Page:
It was an article about one of my best friend's sons, a high school wrestler who is just a great all-around kid. He won the state championship wrestling title in his weight class and I believed that he deserved an article letting everyone know what a kick-ass kid he is. He does well in school, is a very nice kid and an outstanding athlete.

The best part of my award is that I didn't even know my article had been submitted for judging. I think that's why I was so surprised. I submitted some articles about 10 years ago and didn't win anything. The irony is not lost on me that when I don't even write anymore is when I win an award. But I'm not complaining, no way, no how.

I'm not ashamed to say I'm very proud of myself. I've put a lot of sweat and hard work into working at that newspaper and although I enjoy writing, I don't consider myself a writer unless I'm filling out a form and it asks for my occupation and for some reason "Homemaker" just doesn't sound exotic enough for me, so I fill in "Freelance writer."

Because I do still write a weekly sports column for The Bayonet, for free, natch. I enjoy writing the column and I love sports, and when I had stopped doing it it bothered me so much because I thought it sucked because I'm critical like that.

So I'm going to enjoy my accomplishment and let everyone I know that yes, I won an award. And yes, by gosh golly, I AM proud of myself, thankyouverymuch.

Thursday, February 12, 2009

Because I've got Yankee blood...

I've lived in Georgia almost 13 years. I grew up in New England-three years living in Connecticut and 18 years around Massachusetts.

If you've ever lived in or visited New England, you know how people are. Or at least how I remember them - impatient, grouchy and rude. Sure, there are nice people, but all you have to do is try to drive through Boston and you'll know what I mean.

It took me a long time to get used to Georgia. I lived at Fort Benning, about 90 miles southwest of Atlanta and on the AL/GA border, for 12 years. The first Fall I was here I literally started crying, because it was still so hot, and I didn't understand why the air wasn't crisp and the leaves weren't turning beautiful colors.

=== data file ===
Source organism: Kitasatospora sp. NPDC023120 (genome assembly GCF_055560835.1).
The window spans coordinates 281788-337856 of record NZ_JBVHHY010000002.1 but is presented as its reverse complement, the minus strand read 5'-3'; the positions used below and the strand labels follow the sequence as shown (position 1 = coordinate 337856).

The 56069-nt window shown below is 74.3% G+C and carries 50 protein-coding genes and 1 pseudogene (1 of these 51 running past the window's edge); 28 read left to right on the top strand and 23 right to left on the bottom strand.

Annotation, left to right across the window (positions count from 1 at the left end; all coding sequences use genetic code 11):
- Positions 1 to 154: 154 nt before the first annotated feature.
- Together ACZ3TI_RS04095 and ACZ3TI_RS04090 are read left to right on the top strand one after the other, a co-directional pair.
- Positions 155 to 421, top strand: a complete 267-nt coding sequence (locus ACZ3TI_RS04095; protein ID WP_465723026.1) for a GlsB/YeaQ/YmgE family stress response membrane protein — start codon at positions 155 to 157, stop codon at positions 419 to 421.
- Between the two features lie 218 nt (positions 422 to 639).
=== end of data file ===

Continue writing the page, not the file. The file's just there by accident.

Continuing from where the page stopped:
I've acclimated. My blood is thinner. I can handle 95 degrees outside with 100 percent humidity. I understand it won't get below 80 until October, and most leaves will just turn brown.

But since my move to Savannah, I've learned that I'm now in the real South, y'all. Time has no meaning. People are slooooooow. And nice. Too nice. Nice to the point where I feel like a bitch most of the time.

I was driving behind a guy who was turning left into Wal-Mart. He had the right of way, yet stopped and let about four cars who were supposed to yield to him go. The old me would have laid on my horn, yelling and cursing, "What the EFF are you doing? GO!" The new me understands that this is how it works around here.

Every trip to Wal-Mart, at least one person says, "Oh, I'm sorry, am I in your way?" Um, no, but jeez, you're nice.

I am in love with this town and the people. It's nice to be nice, something I'm slowly learning. I'm looking forward to getting nicer, every day, by the time we have to move.

Friday, February 6, 2009

Because I totally believe someone is trying to tell me something...

This is what I did to the toilet seat today when I sat on it:

Cracked it all the way through. I blame the cold weather. I blame my dog who lifts the wooden seat to drink out of the toilet, then lets the lid slam. I do NOT blame my fat ass. I know I've gained some weight because of my obsession with Wal-Mart donuts, but I didn't gain THAT much weight.

I went to Wal-Mart to get a replacement lid (plastic, thank you, no more wood) and for the first time, managed to leave without donuts, thankyouverymuch.